PM Clarifies points brought forward by Minister Plasterk; will stay above the tone of the letter
The Prime Minister of St. Maarten the Honorable Sarah Wescot-Williams clarified several points which were put forward in a letter by the Minister of Kingdom Relations Ronald Plasterk recently.
Plasterk, in his letter, instructed the Prime Minister that the Government of St. Maarten should seek to cooperate in the interest of its two sister islands on various points. In his letter sent to Wescot-Williams as the leader of the Government of St. Maarten on Friday, Plasterk urged St. Maarten to cooperate in four areas: the so-called double indirect taxation of goods that are shipped to St. Eustatius and Saba via St. Maarten, the medical emergency transportation by helicopter, the airport tax component of tickets on Winair and the landing of the fiber optic cable for Statia and Saba on St. Maarten.
The Prime Minister emphasized that Minister Plasterk was asked to provide specifics on the concerns he might have during a recent meeting held with the PM and the Council of Ministers in January, during which he could not provide any concerns. "He did not have any information from his Civil Service and we requested that specific points be outlined in a letter and that that letter should be sent to the Council of Ministers of St. Maarten. Therefore it is in that vein that I would like to read the Minister’s letter. Despite the tone of the letter and the subsequent reports which appeared in the press in the Netherlands and in other territories within the Kingdom where it reads that Minister Plasterk is calling me as Prime Minister to order where these matters are concerned, I do not want to use that same tone in my reaction. I do however want to clarify some matters and I do believe that some things need to be set straight," stated Prime Minister Wescot-Williams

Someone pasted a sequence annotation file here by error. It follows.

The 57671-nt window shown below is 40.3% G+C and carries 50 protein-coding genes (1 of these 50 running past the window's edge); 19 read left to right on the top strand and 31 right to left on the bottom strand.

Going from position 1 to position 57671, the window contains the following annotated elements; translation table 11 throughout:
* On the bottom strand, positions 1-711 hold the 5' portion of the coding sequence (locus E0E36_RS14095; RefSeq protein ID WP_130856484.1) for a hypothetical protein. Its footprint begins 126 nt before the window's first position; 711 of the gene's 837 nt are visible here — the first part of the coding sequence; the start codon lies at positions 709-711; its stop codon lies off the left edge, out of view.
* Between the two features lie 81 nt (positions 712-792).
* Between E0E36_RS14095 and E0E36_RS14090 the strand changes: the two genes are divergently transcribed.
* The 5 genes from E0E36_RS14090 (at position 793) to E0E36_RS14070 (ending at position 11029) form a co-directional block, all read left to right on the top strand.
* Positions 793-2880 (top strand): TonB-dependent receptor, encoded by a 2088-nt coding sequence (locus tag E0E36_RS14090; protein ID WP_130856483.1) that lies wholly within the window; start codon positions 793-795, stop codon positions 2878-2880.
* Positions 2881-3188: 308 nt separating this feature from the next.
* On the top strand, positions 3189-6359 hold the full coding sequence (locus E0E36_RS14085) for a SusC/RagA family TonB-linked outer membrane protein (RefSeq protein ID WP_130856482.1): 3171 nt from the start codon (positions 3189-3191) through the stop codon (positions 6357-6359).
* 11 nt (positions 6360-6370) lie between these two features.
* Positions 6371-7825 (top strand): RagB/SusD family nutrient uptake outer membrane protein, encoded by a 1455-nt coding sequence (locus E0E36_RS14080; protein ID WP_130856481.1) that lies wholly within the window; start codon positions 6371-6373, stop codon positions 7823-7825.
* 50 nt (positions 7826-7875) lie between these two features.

Before there was a BES there was a SES
"I would like to remind everyone that before there was a BES there was a SES. There was Saba, St. Eustatius and St. Maarten. What I would want to stress with that is that the relationship between these three Islands goes back much longer than there was a BES which became an integral part of the Netherlands," emphasized the PM.
The matter of so-called double indirect taxation of goods
The Hon. Wescot-Williams first clarified what the Minister called double indirect taxes for goods being transported to Saba and Statia. "St. Maarten is not levying indirect taxes and it is the Dutch Government who decided that the taxes they have generally in the Netherlands, including a General Revenue Tax, be levied on the Dutch Islands as well. That is where the so-called double taxation comes from and not in any way a taxation that happens from St. Maarten. We indicated to Minister Plasterk that our Turnover Tax is not of the same construct as a value added tax. The Turnover Tax is part of the turnover of the businesses and is calculated therein and this was made very clear to the Minister. The idea that this tax is some form of a duty that we are imposing on transport goods is simply incorrect," commented the Prime Minister. The PM emphasized that there is no holding area anywhere on St. Maarten where goods come from wherever in the world to be transported directly to Saba and to Statia and that the turnover tax is being levied by businesses here indiscriminate of who purchases the goods that are subject to turnover tax. "We indicated to the Minister that this is not something the Government of St. Maarten does not want to look at, but it is more complicated than just saying that we are imposing a duty on the items which are bought by Saba and Statia on St. Maarten and taken to the islands. We also ask ourselves why then must that tax levied by the Dutch tax system on Saba and Statia indiscriminately. That would also be a relevant question in this case," stressed the PM.
Medical Emergency Transportation by Helicopter
With Regards to the issue of the Medical Transportation Helicopter the Prime Minister stated that Government still has not gotten a firm hold on that particular issue and the problems that are apparently faced by the referred to helicopter in providing the so-called medevac service to Saba and St. Eustatius. "We are still looking at why the information is being sketched in the way that it is by the Minister and who in fact the responsible party really is in a case like this."